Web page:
Tuscany Honeymoons, Italy

Tuscany is one of twenty regions of Italy and is known for its art and architecture, rolling hills and countryside, gourmet food and fine wine. Six Tuscan localities habe been designated as UNESCO protected sites: the historical center of Florence (1982), the historical center of Siena (1995), the square of the Pisa (1987), the historical center of San Gimignano (1990), the historical center of Pienza (1996) and the Val d'Orcia (2004). A honeymoon in Tuscany provides the perfect setting for romance and cultural immersion.

When To Go:
Best weather: May, September, and October. July and August are hottest and most humid. Tourism swells from May through September.

What To Do:
Indulge in Amazing Cuisine: When you come to Tuscany, leave your watch at home. This region inspires contemplation, exploration, and lingering picnics featuring some of Europe's best food and wine. Take advantage of local specialties: olive oil, mushrooms such as porcini and truffles, roasted meats and salami, sheep's milk cheeses such as pecorino and ricotta, and wine (don't miss the wine estates and castles of the Chianti Classico region in central Tuscany).

Where To Go
Siena: : A must-see on any Tuscan tour, this charming sienna-hued city in central Tuscany is one of Italy's best-preserved medieval towns. Siena was a hotbed of art and learning during the Middle Ages, and its hilly streets, Gothic cathedrals, and stone palaces are perfect for daydreaming. The Piazza del Campo -- a large square with 11 streets snaking into it -- lies at the city's heart.

San Gimignano: Originally called the City of the Beautiful Towers, this wonderful medieval town near Siena is noted for its towers -- 14 of the more than 75 spires that once defined its skyline remain. Visit small art galleries, shops, restaurants, and the dreamy 12th-century Romanesque Collegiate church, with walls covered in frescoes and a blue vaulted ceiling speckled with golden stars.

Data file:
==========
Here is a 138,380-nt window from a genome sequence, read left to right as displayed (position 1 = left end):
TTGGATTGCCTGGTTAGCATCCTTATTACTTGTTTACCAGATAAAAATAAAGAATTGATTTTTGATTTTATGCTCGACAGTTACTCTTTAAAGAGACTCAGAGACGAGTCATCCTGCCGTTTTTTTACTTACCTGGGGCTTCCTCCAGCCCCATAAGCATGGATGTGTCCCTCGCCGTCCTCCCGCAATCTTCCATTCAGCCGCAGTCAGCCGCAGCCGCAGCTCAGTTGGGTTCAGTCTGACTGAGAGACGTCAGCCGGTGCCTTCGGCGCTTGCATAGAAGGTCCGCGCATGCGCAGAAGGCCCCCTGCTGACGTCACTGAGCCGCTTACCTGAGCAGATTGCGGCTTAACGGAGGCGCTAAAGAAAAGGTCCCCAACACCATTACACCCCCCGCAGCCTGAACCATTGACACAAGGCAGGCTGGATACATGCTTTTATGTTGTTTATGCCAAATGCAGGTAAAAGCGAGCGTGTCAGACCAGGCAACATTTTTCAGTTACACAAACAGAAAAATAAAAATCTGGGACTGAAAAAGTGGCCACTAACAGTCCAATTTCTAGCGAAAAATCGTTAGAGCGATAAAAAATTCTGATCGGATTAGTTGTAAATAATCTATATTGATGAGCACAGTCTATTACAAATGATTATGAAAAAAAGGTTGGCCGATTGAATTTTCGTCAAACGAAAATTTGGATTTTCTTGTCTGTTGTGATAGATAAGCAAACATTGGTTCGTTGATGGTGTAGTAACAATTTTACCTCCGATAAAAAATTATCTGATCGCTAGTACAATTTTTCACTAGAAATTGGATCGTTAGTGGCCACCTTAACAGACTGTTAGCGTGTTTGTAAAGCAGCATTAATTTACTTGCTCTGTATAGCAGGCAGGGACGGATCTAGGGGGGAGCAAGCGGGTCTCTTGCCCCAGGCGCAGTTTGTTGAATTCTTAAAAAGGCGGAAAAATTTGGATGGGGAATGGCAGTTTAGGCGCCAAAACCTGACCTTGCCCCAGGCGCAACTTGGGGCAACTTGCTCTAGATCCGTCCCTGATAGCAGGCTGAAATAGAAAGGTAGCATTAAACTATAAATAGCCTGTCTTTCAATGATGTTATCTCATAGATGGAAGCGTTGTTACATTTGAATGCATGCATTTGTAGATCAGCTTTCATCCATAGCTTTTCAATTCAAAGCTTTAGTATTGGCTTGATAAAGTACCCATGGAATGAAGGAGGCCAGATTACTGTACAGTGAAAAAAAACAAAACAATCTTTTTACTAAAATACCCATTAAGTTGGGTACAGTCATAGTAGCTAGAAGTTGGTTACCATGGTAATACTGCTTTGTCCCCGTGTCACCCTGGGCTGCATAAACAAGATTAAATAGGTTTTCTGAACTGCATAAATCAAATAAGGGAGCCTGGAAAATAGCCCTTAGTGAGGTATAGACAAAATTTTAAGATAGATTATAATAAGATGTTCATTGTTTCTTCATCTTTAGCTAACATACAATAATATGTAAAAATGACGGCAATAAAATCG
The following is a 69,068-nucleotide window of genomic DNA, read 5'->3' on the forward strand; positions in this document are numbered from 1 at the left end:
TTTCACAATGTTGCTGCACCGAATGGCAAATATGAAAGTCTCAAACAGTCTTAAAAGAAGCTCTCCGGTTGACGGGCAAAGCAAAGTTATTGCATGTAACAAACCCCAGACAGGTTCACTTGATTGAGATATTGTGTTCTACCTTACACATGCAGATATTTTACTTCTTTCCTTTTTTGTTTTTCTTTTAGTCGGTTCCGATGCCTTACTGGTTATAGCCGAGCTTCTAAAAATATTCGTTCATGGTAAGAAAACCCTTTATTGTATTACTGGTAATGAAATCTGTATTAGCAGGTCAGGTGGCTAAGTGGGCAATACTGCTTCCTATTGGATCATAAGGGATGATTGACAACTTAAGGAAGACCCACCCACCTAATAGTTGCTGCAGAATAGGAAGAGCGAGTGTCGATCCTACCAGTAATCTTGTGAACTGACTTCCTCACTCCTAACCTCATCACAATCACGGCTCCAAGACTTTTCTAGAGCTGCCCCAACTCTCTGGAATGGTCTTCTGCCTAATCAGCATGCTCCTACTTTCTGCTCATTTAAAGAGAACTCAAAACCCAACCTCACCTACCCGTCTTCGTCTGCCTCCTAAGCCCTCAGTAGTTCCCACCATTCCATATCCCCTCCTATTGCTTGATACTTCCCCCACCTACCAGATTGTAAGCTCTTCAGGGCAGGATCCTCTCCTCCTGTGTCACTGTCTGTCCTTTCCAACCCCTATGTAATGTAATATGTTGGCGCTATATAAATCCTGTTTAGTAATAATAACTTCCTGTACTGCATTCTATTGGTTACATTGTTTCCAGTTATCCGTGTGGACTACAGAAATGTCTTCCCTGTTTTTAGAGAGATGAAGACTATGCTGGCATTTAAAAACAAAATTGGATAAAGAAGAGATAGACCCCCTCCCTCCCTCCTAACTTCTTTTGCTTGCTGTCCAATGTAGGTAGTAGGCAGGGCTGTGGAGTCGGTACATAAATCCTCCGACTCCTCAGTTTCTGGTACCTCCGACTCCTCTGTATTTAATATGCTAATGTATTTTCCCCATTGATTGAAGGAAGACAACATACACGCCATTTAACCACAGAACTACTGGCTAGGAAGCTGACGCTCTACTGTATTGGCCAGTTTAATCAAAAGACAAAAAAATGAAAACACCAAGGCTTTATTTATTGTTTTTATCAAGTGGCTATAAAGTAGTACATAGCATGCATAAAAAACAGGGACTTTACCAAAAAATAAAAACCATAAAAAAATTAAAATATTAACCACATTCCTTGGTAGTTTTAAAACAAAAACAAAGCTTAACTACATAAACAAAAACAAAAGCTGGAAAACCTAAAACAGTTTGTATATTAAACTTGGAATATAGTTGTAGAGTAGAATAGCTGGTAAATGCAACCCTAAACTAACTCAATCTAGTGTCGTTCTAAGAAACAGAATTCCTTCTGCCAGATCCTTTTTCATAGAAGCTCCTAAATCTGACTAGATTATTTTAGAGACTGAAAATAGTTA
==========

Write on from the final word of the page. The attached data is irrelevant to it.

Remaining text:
Pisa: This town in western Tuscany is known for its leaning tower, but don’t forget to visit the Campo dei Miracoli, which includes a stunning trio: the Battistero (Baptistery), Camposanta (cemetery filled with earth brought from the Holy Land by crusaders), and Duomo (cathedral). The lamp suspended over the cathedral's pulpit is called Galileo's Lamp and is said to have inspired his theories on pendulum motion.

Volterra: : Volterra, perched on a high plateau in western Tuscany, offers stunning vistas of the surrounding countryside and is known for the beautiful statues its craftsmen create from locally mined white alabaster. The Museo Etrusco Guarnacci owns one of the best collections of Etruscan artifacts in Italy, including 600 intricately carved funeral urns.

Lucca: : Exploring this city in northern Tuscany is a delight. Scamper between the columns of grand Romanesque churches, mingle with locals at an outdoor market in the Piazza del Mercato, and stroll the wonderful gardens of nearby Villa Reale (Royal Villa), once the home of Napoleon's sister (closed December to February). A music festival is held in the villa's Teatro di Verdura, a theater created with topiaries, during July and August.

Arezzo: : This city in eastern Tuscany is one of Italy's three major gold jewelry production centers. Here you'll find stunning frescoes (don't miss the collection at the 13th-century church of San Francesco), richly colored stained glass, and Etruscan pottery. Browse antique shops around the Piazza Grande for deals, or visit the open-air antiques fair held the first weekend of every month.

Cortona: : Cortona's steep streets, slender alleys, and ancient buildings have an eclectic charm. The medieval hilltop town is best known for its small museums, churches, and fine antique shops. Trek up the garden-lined Via Crucis to the church of Santa Margherita for excellent views.

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